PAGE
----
In addition to these use cases, in 2019 the Marine Atlas content was completely refreshed in order to support the publication of Ireland’s draft National Marine Planning Framework documentation. Work is ongoing to continue the publication of data layers relevant to the Marine Spatial Planning activity in Ireland through Ireland’s Marine Atlas platform.

Technically, the map viewer used in Ireland’s Marine Atlas uses a Leaflet JavaScript mapping framework front-end to access Web Map Services and Web Feature Services from both proprietary (ESRI-based) and Open Source (GeoServer) back-ends.

Each layer in Ireland’s Marine Atlas is described by a full ISO19115 metadata record which is registered either in the Marine Institute’s data catalogue (http://data.marine.ie) or in the Irish Spatial Data Exchange (http://isde.ie). These records are made available to a more general audience through harvesting to Ireland’s Open Data Portal (https://data.gov.ie).

Future development of Ireland’s Marine Atlas will be targeted at closing the gap between the static map-based interface and the presentation of real-time and delayed-mode observational data through Ireland’s Digital Ocean platform (https://digitalocean.ie).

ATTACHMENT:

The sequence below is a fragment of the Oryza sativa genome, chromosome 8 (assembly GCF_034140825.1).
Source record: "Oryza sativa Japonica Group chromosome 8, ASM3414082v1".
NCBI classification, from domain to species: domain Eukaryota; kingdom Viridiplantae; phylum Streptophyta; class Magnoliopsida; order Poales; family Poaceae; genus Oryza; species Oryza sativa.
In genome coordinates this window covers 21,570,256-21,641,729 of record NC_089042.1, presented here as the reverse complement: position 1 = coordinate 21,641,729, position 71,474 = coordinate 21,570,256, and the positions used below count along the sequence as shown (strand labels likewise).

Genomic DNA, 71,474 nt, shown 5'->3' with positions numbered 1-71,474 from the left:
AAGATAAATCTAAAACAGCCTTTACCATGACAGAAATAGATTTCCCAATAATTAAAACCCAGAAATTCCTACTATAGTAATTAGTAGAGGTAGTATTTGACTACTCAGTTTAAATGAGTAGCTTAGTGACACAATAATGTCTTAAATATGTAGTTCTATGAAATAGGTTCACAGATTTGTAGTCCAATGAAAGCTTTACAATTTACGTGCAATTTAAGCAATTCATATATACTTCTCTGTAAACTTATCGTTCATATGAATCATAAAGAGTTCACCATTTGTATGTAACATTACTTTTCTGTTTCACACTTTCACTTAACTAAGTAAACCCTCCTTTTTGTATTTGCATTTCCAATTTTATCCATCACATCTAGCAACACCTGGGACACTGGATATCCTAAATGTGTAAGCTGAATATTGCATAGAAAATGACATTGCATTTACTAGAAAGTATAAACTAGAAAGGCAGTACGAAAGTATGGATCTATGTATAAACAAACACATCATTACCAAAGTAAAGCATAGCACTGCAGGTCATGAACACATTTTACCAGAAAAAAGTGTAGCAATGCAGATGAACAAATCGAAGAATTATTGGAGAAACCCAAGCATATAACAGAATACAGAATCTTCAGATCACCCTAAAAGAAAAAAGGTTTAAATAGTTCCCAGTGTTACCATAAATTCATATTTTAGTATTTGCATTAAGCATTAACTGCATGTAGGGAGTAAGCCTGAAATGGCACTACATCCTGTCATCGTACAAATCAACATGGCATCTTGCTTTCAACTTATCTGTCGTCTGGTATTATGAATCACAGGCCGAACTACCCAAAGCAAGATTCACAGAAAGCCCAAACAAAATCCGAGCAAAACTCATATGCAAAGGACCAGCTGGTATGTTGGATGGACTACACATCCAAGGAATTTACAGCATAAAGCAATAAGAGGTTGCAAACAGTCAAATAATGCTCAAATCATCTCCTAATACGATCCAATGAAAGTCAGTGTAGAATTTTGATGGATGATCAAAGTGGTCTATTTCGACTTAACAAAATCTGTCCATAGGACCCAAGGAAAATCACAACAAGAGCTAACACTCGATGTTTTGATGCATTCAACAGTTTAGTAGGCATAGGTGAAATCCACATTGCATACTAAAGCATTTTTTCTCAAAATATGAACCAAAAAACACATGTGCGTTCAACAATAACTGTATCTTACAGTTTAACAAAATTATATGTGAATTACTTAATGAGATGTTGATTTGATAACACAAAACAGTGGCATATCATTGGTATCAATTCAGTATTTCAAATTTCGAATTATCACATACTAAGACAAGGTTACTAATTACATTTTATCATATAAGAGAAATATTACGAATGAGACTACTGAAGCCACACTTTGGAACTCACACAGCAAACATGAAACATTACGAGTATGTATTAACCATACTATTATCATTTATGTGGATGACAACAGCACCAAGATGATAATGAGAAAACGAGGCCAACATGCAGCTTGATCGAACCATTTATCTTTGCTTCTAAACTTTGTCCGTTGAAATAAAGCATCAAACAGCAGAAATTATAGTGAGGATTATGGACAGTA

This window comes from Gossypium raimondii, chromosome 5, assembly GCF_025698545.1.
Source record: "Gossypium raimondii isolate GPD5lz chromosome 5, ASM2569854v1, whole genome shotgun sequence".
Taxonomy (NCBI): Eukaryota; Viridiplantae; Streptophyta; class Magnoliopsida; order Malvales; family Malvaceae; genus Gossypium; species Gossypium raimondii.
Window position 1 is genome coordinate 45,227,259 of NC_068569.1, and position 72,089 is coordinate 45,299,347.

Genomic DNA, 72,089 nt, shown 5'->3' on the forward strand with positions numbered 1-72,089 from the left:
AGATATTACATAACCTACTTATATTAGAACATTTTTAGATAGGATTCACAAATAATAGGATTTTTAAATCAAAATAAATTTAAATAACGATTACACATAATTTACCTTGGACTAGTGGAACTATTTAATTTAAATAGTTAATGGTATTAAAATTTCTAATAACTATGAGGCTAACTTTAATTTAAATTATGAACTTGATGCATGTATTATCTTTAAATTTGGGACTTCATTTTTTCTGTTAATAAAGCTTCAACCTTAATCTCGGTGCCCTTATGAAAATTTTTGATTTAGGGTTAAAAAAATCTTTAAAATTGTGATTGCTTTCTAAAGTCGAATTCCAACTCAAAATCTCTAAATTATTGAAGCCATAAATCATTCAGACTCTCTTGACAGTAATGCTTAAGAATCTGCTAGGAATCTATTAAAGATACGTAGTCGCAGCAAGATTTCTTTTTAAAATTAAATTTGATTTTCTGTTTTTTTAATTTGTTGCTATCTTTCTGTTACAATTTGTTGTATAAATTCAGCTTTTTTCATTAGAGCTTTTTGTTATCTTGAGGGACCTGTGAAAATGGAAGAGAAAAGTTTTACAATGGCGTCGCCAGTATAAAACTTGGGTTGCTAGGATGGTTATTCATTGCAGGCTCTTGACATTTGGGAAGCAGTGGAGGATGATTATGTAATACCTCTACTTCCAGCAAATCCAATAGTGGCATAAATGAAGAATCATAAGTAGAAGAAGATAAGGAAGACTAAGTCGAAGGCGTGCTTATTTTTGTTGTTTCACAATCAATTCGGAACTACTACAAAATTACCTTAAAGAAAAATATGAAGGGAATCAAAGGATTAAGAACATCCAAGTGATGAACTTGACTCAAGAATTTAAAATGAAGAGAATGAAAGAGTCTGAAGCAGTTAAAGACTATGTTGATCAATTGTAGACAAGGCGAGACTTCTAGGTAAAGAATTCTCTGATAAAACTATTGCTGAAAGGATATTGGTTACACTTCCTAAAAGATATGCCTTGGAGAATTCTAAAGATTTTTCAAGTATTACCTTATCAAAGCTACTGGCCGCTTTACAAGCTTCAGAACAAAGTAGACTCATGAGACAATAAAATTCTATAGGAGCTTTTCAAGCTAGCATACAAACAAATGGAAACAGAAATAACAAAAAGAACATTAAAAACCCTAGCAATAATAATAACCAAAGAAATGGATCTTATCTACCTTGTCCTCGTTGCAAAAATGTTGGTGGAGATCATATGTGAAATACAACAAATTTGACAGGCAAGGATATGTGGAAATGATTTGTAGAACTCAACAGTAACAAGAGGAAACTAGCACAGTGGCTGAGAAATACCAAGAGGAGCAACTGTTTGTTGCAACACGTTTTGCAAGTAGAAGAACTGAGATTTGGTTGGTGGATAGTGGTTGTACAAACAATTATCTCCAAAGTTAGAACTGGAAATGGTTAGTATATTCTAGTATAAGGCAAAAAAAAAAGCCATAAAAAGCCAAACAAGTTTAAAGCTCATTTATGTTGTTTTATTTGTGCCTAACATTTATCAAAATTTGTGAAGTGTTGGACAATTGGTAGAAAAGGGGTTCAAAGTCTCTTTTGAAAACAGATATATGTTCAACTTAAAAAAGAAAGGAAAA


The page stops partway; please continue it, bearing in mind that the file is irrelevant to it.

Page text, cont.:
Ireland's Marine Atlas viewer has been part supported by the Irish Government and the European Maritime & Fisheries Fund (EMFF) as part of the EMFF Operational Programme for 2014-2020; the Department of Agriculture Food and the Marine; and the Department of Housing, Planning and Local Government. Ireland's Marine Atlas is operated by the Marine Institute, the State agency responsible for marine research, technology development and innovation in Ireland. Development of the current version of the viewer was undertaken by Compass Informatics Limited.

A video showing the use of Ireland’s Marine Atlas can be seen at https://www.youtube.com/watch?v=8dYJEIohRXo


[Editor’s Note: An article on the Irish Marine Atlas was last published in the ICAN Newsletter in the March 2012 issue.]